There’s an energetic girl at Antoinette Felder’s elementary school who loves to play jump rope. She uses a wheelchair, but that doesn’t stop her from joining the fun on the playground. She’s in charge of turning the rope. It never occurred to the girl that she couldn’t join the game.
That’s what education should look like for students with disabilities—it’s not a matter of if they can learn or participate in a school activity, it’s a matter of how.
Felder, a special education paraeducator in Seattle, Wash., understands that educators have enormous empathy for students with disabilities.
“It’s a natural thing, but often it’s a bias,” she says. “Students with disabilities don’t want us to feel sad or sorry for them because of their disability, or to make assumptions about challenges they may endure. They don’t want to be seen as any different from any other child.”
Students with disabilities need more than empathy. They need their educators to be champions for them, and to be champions for disability rights. That means never assuming that students with any disability—whether physical or developmental—can’t do something. That assumption is a form of ableism, which is a combination of societal attitudes, structures, and policies that devalue people with disabilities.
“Never tell a child she can’t,” Felder says. “Like the girl who plays jump rope. She can play, she only needed to find a way how. As educators, we need to help them get there.”
LOOKING THROUGH A CAPACITY LENS
Alison Lauber is a special education coordinator at Capital School District, in Kent County, Delaware. She works with high school students to help them achieve knowledge and skills that will lead to employment after graduation.
She sees individual gifts and abilities in all of her students. She says the job of educators is to make the necessary accommodations to help them reach their goals.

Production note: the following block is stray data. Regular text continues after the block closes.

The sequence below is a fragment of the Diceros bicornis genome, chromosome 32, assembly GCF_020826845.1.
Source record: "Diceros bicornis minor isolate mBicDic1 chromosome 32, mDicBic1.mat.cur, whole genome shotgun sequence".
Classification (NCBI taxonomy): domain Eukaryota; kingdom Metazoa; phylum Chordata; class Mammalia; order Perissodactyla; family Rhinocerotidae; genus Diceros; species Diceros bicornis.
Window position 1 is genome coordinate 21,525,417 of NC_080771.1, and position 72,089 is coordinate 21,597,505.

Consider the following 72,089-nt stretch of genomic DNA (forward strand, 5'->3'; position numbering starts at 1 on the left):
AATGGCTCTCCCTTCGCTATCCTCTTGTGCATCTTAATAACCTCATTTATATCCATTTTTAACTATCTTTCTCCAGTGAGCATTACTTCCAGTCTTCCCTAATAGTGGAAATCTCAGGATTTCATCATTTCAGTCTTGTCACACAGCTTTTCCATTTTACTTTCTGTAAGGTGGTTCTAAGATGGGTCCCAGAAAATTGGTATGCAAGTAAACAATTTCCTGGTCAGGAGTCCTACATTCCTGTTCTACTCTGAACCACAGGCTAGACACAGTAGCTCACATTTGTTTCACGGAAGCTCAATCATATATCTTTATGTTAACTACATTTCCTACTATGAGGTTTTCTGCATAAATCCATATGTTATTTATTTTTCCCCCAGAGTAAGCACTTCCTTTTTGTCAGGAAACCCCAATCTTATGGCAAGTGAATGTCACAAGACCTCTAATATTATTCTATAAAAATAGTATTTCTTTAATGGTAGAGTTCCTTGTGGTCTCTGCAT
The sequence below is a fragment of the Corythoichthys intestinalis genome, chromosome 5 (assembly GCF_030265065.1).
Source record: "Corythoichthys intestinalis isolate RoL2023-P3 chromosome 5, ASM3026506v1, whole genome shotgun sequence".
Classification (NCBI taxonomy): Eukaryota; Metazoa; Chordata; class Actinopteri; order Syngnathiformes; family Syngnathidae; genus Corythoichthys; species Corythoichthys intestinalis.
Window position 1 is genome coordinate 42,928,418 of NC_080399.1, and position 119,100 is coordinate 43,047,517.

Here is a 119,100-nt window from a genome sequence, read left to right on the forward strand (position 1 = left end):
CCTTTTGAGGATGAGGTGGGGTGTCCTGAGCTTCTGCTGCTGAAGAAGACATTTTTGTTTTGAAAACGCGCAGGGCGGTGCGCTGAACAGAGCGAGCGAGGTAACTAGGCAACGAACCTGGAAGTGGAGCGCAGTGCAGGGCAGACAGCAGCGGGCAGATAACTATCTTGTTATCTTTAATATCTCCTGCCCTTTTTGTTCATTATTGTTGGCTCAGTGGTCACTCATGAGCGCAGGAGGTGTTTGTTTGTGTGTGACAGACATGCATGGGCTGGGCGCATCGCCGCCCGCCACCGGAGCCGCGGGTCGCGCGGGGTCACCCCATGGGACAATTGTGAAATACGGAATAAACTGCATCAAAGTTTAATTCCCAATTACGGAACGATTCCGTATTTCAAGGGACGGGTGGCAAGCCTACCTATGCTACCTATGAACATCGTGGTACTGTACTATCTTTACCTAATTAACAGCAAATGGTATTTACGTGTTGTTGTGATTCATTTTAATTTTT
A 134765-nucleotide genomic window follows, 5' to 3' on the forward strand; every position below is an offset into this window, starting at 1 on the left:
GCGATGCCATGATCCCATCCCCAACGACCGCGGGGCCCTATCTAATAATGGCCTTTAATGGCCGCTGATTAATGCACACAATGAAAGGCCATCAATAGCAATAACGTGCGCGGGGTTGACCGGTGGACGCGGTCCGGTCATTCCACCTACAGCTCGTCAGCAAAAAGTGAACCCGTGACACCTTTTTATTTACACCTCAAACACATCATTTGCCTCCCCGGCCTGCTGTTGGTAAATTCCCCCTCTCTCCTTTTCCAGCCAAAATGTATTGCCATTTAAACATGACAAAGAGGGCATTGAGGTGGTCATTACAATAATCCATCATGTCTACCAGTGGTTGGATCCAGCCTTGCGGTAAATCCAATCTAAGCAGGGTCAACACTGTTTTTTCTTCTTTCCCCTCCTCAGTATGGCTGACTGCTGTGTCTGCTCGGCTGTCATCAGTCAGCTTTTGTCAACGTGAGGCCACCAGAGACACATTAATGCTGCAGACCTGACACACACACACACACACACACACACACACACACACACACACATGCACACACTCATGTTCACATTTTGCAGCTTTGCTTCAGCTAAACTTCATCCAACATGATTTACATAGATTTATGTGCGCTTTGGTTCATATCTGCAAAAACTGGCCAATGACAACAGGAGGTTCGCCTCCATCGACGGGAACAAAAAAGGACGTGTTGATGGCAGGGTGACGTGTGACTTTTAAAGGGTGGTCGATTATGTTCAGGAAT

Instead of looking at students with disabilities through a “deficit lens,” by focusing on what they can’t do, Lauber encourages fellow educators to look through a “capacity lens.”
“We need to focus on their strengths … and figure out what their needs are to ensure growth in their behavior and in academics,” Lauber says.
For example, if a student excels at organization and following directions, Lauber points out those positives. She may help the student work toward a career in the culinary field where they could organize ingredients and follow recipes.
Part of Lauber’s work is helping colleagues overcome ableist biases. She challenges common assumptions, including that wheelchair users are ill or have cognitive disabilities. Someone who uses a wheelchair can have high levels of intellectual capacity, she reminds colleagues.
Or if a student is non-verbal, that doesn’t mean the person can’t hear what others are saying. A student who can make sounds rather than words can still communicate, if given the right accommodations.
“Just because they might not be able to tell you, it doesn’t mean they don’t understand,” Lauber says.
THE POWER OF TEAM WORK
We need to raise expectations, says Kathryn Punsly, a learning and instructional coach at W.E.B. DuBois Academy, in Louisville, Ky.
“We should never think any student is incapable, just that they need the right supports,” she says. “We know every single student can succeed. If every teacher believes that students can do it, they can.”
Punsley says collective teacher efficacy is a powerful thing. That’s the idea that teachers can positively impact student learning when they work as a team and agree on high expectations for growth and achievement.
“Developing teacher efficacy as a staff is critical, and we can do that with anti-ableism professional development,” Punsly says. “Biases perpetuated in media and misrepresentation about people with disabilities leads well-intentioned teachers to think, oh well, maybe this student can’t do it. That attitude gets in the way.”